Tuesday, September 29, 2009

Making the Band

In a marching band there are different dynamics that create a combination of unity and harmony. The role of a leader can be seen in several ways, but also have an interesting relationship with the idea of followership. Are you a leader if your followers are just following the rules of authority?

The word “leader” is a part of the title of Section Leader and can create a certain level of “legitimate power” based on the title. According to Hackman and Johnson (1991), “legitimate power is one’s formal or official power” and is not the same thing as leadership (p. 342). In addition, they note that it is “possible for followers to use their legitimate power to influence leaders” (p. 342). So while their title may give them some power and authority they can also be viewed as followers of the Drum Major and Band Director. Can you be a leader and a follower at the same time? Or are you just being an “effective follower”? According to Kelley (1988), “the key to being an effective follower is the ability to think for oneself and to work without close supervision” (p. 144). They are following the orders of the Drum Major and the Band Director, but also going above and beyond the rest of their section. This leads to the concept that while the Section Leaders are “following”, they also have followers. With this theory, they may not be followers to the Section Leaders at all, but just doing what they are told to do. In this circumstance, there may be a limited option to participate as an “effective follower” because of the need for uniformity and structure. With that being the case, Section Leaders may no be longer viewed as leaders, but instead as effective followers and coordinators.

They may hold traits that could be considered leadership qualities. According to Choi (2006), leaders are empathetic with charismatic leadership (p. 24). Section Leaders are supposed to motivate their sections and may show empathy to build trust and inspire their band members. It could be argued by Choi that these traits in addition to interpersonal skills related to these traits show that Section Leaders are leaders . These traits could bring the unity necessary to have a successful section, which in turn creates a successful overall band.

According to Ross (1991), sometimes a leader may need to be a follower and a follower has the role of a leader (p. 191). A section leader seems to validate this theory as well as show the equality of importance to both the role of leader and follower. The band’s optimal performance may have many factors, but the Section Leader’s role as both follower and leader seems to be equally valuable to the band’s success.

"Parent"ship--Are Good Parents Considered Good Leaders?

I was talking to my mother just the other day, as I was debating topics to touch upon for the blog. To jumpstart my thought process, she asked me who I considered to be the greatest “leader.” My response: “You.” The more I dwelled upon it, the more I began to postulate about the role leadership plays in parenthood…or “parent”ship perhaps.

If you consider yourself to have grown up in what you have deemed under the guidance of great “parent”ship, reflect for a moment on what it IS about your parental figures that made them so successful in turning you as young, intelligent, achievers out into this challenging world. Did they motivate, inspire, and seek to develop you as a person? Did they lead by example? Maybe it was just their understanding and compassion that you foundation admirable?

Browsing through many of the theorists observed during class time, parenting to me exhibits several prime examples of those characteristics we as young academics have deemed “leader” worthy. Heifitz claims that leadership is value-laden that is an activity focusing on mobilizing, influencing, adaptive work, with the end-goal as the target. Could this not too be said of parents, who want their children to be independent, successful individuals? Parenting is a “relationship” just as leadership is a relationship, both between leaders and followers (MacGregor).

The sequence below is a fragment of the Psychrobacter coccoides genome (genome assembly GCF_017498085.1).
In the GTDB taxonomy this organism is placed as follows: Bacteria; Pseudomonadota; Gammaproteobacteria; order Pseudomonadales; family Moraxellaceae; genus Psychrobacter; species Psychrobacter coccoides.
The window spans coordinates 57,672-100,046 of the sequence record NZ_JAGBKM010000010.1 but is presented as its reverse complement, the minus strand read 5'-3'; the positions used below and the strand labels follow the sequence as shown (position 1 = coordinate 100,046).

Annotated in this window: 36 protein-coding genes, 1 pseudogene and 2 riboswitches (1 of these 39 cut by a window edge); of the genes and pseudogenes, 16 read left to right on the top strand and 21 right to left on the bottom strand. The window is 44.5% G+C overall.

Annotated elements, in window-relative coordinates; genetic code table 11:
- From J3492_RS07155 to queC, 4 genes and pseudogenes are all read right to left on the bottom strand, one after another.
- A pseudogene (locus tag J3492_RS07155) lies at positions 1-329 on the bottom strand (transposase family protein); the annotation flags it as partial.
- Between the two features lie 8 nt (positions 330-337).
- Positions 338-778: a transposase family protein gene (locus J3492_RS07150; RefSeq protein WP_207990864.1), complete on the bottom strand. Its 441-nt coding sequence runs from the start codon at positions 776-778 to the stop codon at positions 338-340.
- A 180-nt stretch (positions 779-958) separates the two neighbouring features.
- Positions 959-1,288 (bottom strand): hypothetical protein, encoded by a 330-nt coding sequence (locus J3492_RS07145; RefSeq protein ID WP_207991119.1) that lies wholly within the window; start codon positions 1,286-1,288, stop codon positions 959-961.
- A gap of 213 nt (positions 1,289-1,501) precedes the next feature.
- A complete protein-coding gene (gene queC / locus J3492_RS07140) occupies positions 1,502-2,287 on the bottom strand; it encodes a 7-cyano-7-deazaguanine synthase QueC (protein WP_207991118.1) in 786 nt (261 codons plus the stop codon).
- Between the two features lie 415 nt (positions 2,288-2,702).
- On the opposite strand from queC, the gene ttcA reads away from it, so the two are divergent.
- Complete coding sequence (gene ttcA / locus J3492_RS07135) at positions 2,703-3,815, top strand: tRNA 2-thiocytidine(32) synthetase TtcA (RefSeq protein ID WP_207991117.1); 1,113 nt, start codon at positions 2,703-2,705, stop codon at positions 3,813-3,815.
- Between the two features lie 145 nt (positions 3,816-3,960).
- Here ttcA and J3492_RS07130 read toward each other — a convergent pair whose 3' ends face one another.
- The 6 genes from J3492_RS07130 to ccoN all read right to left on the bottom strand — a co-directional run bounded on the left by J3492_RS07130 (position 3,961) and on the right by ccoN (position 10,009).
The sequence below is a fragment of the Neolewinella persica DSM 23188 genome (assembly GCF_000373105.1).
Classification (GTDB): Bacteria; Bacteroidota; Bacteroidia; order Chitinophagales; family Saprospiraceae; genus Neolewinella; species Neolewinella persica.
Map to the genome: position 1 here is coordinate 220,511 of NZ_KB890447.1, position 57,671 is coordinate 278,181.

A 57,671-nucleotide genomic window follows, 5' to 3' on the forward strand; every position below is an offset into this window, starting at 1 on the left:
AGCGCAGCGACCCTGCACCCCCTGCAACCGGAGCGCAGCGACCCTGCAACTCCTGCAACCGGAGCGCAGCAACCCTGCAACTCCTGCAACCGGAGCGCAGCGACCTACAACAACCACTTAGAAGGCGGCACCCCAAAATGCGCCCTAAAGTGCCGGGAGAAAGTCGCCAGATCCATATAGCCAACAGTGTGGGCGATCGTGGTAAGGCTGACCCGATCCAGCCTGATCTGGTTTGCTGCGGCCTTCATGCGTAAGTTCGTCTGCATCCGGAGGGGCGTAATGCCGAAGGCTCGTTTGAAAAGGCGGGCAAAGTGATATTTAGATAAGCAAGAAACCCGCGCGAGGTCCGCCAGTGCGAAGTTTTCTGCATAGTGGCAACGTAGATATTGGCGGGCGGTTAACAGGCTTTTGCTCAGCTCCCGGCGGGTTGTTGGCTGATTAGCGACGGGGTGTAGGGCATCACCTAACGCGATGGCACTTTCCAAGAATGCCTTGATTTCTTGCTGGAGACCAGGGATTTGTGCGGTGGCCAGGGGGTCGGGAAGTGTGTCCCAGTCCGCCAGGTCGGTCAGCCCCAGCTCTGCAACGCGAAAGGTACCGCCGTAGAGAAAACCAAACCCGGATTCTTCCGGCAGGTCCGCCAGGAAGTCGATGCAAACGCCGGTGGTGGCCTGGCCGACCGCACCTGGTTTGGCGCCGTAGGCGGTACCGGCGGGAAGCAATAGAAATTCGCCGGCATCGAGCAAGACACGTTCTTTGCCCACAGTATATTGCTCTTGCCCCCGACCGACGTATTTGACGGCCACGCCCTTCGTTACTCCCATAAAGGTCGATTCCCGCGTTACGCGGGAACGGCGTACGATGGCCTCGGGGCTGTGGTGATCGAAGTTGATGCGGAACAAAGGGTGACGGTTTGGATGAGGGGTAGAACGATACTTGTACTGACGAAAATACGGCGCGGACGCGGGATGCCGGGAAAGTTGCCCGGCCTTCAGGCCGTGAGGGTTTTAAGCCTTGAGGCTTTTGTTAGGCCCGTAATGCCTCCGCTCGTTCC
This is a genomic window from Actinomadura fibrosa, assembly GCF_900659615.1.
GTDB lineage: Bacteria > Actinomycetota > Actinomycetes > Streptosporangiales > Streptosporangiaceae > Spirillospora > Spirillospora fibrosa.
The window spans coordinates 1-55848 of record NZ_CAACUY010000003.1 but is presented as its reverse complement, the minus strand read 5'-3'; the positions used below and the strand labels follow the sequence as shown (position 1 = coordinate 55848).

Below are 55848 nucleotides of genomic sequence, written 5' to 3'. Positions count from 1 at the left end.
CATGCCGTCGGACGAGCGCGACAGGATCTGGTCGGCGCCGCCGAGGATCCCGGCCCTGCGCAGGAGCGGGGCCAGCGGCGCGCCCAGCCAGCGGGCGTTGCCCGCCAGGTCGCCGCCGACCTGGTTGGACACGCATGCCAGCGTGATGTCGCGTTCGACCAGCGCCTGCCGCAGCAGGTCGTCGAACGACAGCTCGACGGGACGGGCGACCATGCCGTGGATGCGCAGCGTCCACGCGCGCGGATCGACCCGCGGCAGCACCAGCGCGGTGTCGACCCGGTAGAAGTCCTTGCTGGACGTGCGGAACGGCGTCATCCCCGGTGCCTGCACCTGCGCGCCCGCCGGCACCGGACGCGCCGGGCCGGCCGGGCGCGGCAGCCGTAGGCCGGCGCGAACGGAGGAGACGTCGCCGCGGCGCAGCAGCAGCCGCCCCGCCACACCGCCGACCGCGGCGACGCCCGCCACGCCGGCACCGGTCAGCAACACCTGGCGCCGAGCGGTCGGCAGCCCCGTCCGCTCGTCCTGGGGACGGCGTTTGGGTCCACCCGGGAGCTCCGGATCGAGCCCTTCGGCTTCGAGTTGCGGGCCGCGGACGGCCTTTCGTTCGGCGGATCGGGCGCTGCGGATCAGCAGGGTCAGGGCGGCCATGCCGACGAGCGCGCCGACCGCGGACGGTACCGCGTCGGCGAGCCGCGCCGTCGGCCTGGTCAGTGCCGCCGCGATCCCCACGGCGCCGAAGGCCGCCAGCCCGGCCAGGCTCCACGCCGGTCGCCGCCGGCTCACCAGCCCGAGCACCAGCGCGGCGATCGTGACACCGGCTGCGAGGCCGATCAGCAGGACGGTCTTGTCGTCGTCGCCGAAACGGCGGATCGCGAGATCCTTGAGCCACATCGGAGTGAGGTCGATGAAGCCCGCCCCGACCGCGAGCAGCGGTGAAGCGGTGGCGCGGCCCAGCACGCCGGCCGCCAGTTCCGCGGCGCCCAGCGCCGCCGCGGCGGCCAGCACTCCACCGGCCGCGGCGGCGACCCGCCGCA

And isn’t communication key between parent and child with regards to expectations (Hackman and Johnson). Even obedience to authority (Milgram) is demonstrated in a “parent”ship. Don’t we ask of our children to learn to obey and respect authorities? I also would argue that the majority of parents exercise “socialized leaderhip” (Sashken), working as a leader for great goods, goals, and needs rather than their own selfish needs. What about good or poor parenting? Could we then compare this to good and bad leadership? When I think of bad parenting, I think of either emotionally overbearing parenting, or apathetic, turn-the-other-cheek parenting. I might also say the same as ineffective leaders, whose subordinates feel that their managers (key word: “managers” as opposed to leaders) either do not care about their performance, or hover to the point of inability to perform.

The role of “power” in parenting, I also see as significant. We touched on in class the hierarchy of powers during our class discussion. I have to say, I think that for parenting, the influence of the power varies over the development of the child. From young on, our parents have both a legitimate power, but also a coercive and rewards power. Maybe as a child you were rewarded when you said “please” and “thank you,” through rewarding power. But if you ever pushed back, refusing to finish your green peas, there was threatening of no desert or receiving an early bedtime. Over time though, I would ague that the power shifts from reward and coercive power, to referent and expert power. Through high-school and college, we begin to maybe not see our parents are vessels of punishment and reward, but instead as individuals once in our shoes, whom we have now come to respect.

If we are to accept that “parent”ship is a type of leading responsibility, I then postulate if leadership can be taught in such a respect. We have wondered whether leadership can or cannot be taught. I then ask, can parenting be taught or is it too situationally and innately influenced, in much the same way that we question whether leadership can be taught? Similarly, are there certain traits that might make some parents better than others, or do all parents come across the opportunity to be shaped and developed by the environment of the child? Personally, I believe that “value” can be taught. But, good parenting, or “parentship” I think is much like we have discussed in class: I think it can be improved and expanded upon, but that there are many other factors that feed into successful leaders.